So, because the total weighted percent error is 2.71, we can give the 1980-81 Sixers a final grade. In this case, there are some rounding errors in the table up above, and that early squad is actually a 97.3 percent match in our model. No other team was in the 97s, though many came close.

Now, how does that turn into a win-loss projection?


Projected Pace

We don’t just find the best match for each team; instead, we look at the percent match for each of the 1,073 squads that have played since the 1973-74 season began. Next year, the model will be even stronger, as we’ll have data on 1,103 teams, factoring in those who are currently playing out the 2014-15 campaign.

The 1980-81 Sixers were the top match, but the analysis goes all the way down to the 1990-91 Denver Nuggets, who were the worst fit for this team (87.37 percent). That may seem like a high number, but remember just how much each difference is being depressed by those category weights.

For this model, we’re interested in the 10 best fits. Then, based on the strength of their match with the team in question, we can find a weighted average of how many wins they earned (again, prorating to 82-game seasons when necessary).

Here’s how it works for the current Dubs:

The numbers in the last column are calculated by multiplying the team’s number of wins (or prorated wins) by the team’s percent error, then dividing by the sum of the percent error for the 10 squads in question. That weights the 10 comparisons properly, giving the most influence to the one that’s the best match. The sum of that final column is the pace that our current team is playing at.

Based on historical data, the Warriors are playing at a 56.5-win pace, even if their current winning percentage indicates that they’re tracking toward 72 wins and have a distinct shot at tying Michael Jordan’s Chicago Bulls for the NBA’s best single-season record.

But that’s not the last step. After all, we’ve calculated the pace they’re playing at, not their final projected record.

Adjusted Final Record

No matter what the data predicts they’ll do in the future, the Dubs have won 22 of their first 25 games. That much is fact. It’s etched in stone.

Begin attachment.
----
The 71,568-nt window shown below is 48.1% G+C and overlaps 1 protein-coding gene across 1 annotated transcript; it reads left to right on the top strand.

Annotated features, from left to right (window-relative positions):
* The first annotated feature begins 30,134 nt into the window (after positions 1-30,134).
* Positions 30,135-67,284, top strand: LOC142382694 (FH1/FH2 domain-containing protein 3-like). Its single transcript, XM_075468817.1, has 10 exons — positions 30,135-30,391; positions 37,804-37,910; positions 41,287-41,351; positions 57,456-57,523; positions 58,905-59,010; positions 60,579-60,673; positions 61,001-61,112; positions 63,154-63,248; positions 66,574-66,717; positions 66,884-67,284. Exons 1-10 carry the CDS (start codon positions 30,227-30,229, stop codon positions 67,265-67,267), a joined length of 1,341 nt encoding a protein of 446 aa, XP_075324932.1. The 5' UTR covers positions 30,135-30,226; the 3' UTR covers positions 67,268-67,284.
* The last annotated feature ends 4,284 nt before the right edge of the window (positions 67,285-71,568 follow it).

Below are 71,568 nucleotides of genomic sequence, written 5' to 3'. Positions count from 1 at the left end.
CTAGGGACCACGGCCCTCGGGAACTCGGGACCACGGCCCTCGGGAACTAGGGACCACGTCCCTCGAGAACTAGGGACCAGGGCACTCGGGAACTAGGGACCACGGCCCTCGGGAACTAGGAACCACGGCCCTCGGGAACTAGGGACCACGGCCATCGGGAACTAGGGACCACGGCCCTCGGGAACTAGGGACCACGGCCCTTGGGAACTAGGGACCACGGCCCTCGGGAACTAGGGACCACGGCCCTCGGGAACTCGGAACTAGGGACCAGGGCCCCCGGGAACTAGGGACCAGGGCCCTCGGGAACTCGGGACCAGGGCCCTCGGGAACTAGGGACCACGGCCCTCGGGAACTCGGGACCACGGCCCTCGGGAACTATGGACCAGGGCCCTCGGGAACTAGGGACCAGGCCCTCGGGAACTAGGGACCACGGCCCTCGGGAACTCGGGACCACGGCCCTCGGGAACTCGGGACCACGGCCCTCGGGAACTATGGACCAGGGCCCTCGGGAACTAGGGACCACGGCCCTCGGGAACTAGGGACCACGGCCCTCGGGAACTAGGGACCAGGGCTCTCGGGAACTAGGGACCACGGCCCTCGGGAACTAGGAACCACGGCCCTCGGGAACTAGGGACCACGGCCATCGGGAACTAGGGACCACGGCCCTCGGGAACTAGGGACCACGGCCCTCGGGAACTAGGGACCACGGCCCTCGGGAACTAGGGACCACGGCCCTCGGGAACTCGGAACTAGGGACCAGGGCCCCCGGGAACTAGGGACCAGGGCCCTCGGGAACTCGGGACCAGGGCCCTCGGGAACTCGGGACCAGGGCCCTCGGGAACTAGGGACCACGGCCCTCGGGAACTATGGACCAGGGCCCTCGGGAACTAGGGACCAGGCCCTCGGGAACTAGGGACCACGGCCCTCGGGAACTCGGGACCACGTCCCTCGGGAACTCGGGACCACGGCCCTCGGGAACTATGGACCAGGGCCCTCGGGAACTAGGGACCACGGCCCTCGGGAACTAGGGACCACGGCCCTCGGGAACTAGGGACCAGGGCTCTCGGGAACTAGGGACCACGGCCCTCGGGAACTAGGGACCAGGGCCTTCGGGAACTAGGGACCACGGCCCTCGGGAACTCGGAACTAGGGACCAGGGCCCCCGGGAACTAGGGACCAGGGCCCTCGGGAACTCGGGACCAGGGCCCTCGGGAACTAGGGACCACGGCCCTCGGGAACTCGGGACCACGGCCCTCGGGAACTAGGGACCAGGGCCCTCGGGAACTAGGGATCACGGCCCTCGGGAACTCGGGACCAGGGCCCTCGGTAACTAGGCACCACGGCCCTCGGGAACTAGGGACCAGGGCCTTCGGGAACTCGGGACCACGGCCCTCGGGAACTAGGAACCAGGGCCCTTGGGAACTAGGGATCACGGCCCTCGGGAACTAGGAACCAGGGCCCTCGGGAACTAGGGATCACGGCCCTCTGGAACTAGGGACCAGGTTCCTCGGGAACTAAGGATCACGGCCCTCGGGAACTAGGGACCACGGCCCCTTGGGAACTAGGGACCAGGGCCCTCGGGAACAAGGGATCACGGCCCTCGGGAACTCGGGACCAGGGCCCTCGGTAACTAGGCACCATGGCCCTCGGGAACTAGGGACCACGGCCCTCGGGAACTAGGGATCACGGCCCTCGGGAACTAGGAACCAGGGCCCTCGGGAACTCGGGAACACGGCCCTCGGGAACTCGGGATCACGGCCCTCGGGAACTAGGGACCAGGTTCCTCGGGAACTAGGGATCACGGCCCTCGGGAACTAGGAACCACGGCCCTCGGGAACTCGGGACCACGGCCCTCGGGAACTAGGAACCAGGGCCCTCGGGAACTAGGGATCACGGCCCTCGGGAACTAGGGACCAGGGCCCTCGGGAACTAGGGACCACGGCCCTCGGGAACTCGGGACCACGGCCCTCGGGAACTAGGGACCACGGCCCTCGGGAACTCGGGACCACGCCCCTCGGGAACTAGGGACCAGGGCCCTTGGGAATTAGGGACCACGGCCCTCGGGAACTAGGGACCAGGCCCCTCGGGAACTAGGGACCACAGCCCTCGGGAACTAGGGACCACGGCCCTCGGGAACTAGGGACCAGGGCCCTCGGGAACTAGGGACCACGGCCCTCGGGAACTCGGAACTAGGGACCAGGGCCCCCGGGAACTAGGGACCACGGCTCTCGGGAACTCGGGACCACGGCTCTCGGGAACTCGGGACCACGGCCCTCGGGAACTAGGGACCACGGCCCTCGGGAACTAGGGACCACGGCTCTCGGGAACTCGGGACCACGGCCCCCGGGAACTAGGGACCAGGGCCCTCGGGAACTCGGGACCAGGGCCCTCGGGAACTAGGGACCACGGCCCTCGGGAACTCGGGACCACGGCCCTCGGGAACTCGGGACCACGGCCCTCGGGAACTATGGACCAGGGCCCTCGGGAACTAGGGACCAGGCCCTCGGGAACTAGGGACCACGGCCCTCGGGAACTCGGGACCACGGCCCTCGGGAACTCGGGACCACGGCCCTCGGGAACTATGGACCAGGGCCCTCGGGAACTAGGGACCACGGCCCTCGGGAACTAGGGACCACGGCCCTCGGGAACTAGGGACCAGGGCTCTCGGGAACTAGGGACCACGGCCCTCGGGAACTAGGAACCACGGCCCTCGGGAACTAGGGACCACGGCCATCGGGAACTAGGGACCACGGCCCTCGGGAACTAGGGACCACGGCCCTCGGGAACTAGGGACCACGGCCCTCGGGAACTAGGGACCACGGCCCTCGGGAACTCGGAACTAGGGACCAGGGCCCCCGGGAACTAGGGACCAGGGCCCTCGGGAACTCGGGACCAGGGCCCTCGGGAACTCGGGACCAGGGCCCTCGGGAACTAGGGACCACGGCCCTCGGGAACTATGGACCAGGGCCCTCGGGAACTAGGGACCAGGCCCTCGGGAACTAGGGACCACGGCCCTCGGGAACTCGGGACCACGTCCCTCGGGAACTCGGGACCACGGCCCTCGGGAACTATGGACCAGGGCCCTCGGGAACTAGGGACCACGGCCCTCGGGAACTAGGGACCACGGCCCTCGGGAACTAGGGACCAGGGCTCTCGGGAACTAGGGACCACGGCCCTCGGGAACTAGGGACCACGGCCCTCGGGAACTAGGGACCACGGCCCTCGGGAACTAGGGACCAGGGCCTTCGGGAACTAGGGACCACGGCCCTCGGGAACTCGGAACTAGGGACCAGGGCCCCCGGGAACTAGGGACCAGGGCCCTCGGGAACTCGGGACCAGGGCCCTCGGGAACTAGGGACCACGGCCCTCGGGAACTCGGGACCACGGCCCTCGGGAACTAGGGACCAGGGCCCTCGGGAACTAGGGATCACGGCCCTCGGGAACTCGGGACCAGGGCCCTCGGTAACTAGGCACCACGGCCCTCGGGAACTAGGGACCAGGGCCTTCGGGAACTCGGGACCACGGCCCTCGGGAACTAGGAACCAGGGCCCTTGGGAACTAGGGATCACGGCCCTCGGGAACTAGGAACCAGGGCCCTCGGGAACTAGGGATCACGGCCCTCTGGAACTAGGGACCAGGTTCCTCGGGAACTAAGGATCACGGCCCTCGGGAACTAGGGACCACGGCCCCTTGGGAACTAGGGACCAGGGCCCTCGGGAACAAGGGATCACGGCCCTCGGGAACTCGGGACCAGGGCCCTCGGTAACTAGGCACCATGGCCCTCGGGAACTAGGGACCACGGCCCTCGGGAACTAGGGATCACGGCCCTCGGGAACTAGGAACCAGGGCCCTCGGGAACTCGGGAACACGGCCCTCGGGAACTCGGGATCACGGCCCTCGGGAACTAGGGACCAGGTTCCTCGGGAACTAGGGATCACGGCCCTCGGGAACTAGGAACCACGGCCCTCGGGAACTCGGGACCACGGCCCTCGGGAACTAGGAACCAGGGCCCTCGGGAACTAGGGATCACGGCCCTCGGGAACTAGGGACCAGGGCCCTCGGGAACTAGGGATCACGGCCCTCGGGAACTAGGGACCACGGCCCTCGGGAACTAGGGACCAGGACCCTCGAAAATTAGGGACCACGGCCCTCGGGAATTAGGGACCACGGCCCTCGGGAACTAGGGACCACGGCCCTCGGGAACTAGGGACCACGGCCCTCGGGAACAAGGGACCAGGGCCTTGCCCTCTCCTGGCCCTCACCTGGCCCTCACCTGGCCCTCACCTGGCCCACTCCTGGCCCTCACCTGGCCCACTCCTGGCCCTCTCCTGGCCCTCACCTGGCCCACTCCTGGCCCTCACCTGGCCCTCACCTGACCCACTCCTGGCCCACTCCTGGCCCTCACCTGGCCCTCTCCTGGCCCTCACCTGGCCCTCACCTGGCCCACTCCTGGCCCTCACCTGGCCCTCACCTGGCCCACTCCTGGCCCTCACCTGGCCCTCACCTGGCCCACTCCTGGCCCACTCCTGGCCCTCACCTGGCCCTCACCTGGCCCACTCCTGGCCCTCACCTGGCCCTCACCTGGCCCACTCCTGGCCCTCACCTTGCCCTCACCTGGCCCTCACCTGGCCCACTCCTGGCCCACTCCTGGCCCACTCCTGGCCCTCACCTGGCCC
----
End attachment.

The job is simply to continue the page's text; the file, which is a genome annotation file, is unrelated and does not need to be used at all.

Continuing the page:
As a result, we’re only interested in projecting what’s going to happen for the remaining 57 games of the 2014-15 season. The Warriors are starting with quite the cushion, even if they’ve benefitted from an easy schedule and exceeded historical expectations by a whopping margin. Despite the historical projections putting them on a 56.5-win pace, the Warriors are on track to exceed that by nearly 16 wins.

That’s important, and it’s why this final step is necessary:

If Golden State is projected to win 56.5 contests out of the 82 games they play in a full season, that’s a winning percentage of 68.9 percent. By applying that percentage to the number of remaining games, we can see how many more they’re projected to win at their current pace, then add that to the current number of wins.

So while the Warriors are projected to regress slightly, they’ve already exceeded the pace and still finish with more wins than the original projection. Likewise, a team that has underwhelmed compared to the historical expectations would finish below its original pace projection.

And there you have it. There are a few inherent flaws—it doesn’t matter here whether a team is better or worse than a comparison in any one category, injuries (Kevin Durant missing time for the Oklahoma City Thunder and Jabari Parker tearing his ACL for the Bucks) can’t be factored in and strength of schedule doesn’t come into play—but this is the best way we have of using historical data to make current projections. Context is just important, as always.